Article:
"Muse: Mickalene Thomas Photographs:" When process becomes product

GREAT BARRINGTON — What happens when artistic process becomes product? In Mickalene Thomas' case, it means receiving validation in a new medium to explore powerful themes of race, womanhood and beauty.

On Monday, July 3, Thomas discussed how photographs originally taken to inspire her acclaimed large-scale paintings turned into a book of photography — "Muse: Mickalene Thomas Photographs"— at Griffin in Great Barrington. Published in 2015 by Aperture, the not-for-profit, photography-focused foundation, Thomas' work includes portraits of herself, her mother, past lovers and, ultimately, her partner, Racquel Chevremont. While Thomas has been photographing subjects for her paintings since her time as a graduate student at Yale University's School of Art, she was apprehensive about presenting these images as polished pieces.

"What didn't come naturally was pushing them forward, out in the world, as their own bodies of work because I always thought of them as resources for my paintings. But now they're standing on their own," Thomas said during a break in a subsequent book-signing session.

Other worries included publishing a book of photography before doing so for her paintings (one will be published in 2018, she says) and respecting the work of esteemed photographers. To address the latter concern, Thomas added a "t te- -t te" section, curating images from various photographers as an homage to those who inspired her choices.

Still, the bulk of the book belongs to Thomas' muses, who are all black women. It begins with self-portraits, many of which she took for projects during graduate school. It then moves into pictures of her late mother, Sandra Bush, a model who was also the subject of an HBO documentary that Thomas directed, titled, "Happy Birthday to a Beautiful Woman." Bush was happy to help with her daughter's projects, which often involved nudity.

"I was tired of using myself, so I began using my mother," Thomas said.

The 46-year-old artist said she has doubts about using people in her life as muses, but it's a futile battle against her artistic impulses. "I don't think I can help myself," she said.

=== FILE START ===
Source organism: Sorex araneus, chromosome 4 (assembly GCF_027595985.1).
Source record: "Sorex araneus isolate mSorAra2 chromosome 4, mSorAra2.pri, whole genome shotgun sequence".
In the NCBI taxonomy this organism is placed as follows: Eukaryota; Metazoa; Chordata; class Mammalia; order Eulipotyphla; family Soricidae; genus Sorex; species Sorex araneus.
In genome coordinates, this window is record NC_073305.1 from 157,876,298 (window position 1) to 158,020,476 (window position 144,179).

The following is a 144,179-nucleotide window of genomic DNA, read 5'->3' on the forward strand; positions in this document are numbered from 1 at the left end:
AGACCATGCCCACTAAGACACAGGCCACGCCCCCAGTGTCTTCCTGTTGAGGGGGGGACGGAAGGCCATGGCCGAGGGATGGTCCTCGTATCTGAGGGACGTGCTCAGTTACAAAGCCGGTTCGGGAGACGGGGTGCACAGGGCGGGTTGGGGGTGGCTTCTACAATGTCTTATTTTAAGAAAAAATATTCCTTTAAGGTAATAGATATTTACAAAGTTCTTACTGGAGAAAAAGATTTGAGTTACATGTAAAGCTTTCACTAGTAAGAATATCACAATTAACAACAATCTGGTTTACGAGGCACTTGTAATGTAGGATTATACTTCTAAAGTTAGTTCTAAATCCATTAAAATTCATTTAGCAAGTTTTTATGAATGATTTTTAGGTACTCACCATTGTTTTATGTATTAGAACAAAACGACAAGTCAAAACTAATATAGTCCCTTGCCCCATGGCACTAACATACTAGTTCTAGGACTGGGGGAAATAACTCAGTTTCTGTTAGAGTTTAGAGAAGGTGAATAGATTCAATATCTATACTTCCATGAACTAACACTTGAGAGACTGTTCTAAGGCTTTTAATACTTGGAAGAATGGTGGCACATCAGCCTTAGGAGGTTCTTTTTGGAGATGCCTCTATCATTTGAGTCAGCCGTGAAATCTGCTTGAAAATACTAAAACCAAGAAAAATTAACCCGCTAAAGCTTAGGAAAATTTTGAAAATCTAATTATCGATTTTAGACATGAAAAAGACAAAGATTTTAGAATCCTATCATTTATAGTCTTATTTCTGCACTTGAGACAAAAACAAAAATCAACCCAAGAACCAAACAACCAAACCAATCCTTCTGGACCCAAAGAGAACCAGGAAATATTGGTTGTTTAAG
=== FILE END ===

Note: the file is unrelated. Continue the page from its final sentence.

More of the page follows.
The book ends with an image of Chevremont, who also attended Monday's event. A longtime model, Chevremont had no reservations about having her partner photograph her about five years ago, but Thomas was hesitant. "She was a bit nervous to photograph me, but we eventually got around to it," Chevremont said.

The couple lives in New York City, but owns a country home in Salisbury, Conn. They often find themselves in Great Barrington, eating at Prairie Whale and visiting Connie Griffin's vintage clothing and design store on Main Street. The idea for a book signing came during a visit to the store's prior location — a smaller shop up the street. Thomas was flipping through a different book that contained some of her work and pointed it out to Griffin, who then indicated that she would love to have Thomas come speak in the future once her new work was finished.

"I was really struck by Mickalene's reimagining or redefining the role of black women, I think, in this time and space, but also that any woman or man could look at these photographs and see the strength in their glamor and their grace," Griffin told the crowd at Monday night's event.

While Thomas acknowledged that the mostly white crowd was typical of the area, she stressed that Berkshire County, particularly Great Barrington, has a long history of influential African-American families and figures, including civil rights leader W. E. B. Du Bois. She said that more events like this one would lead to more diverse audiences.

"The fact that Connie as a retailer, as a white woman, as a local, has embraced me — an African-American woman, an artist that's doing a book about black women — I think is testimonial to what this area is really about," Thomas said.


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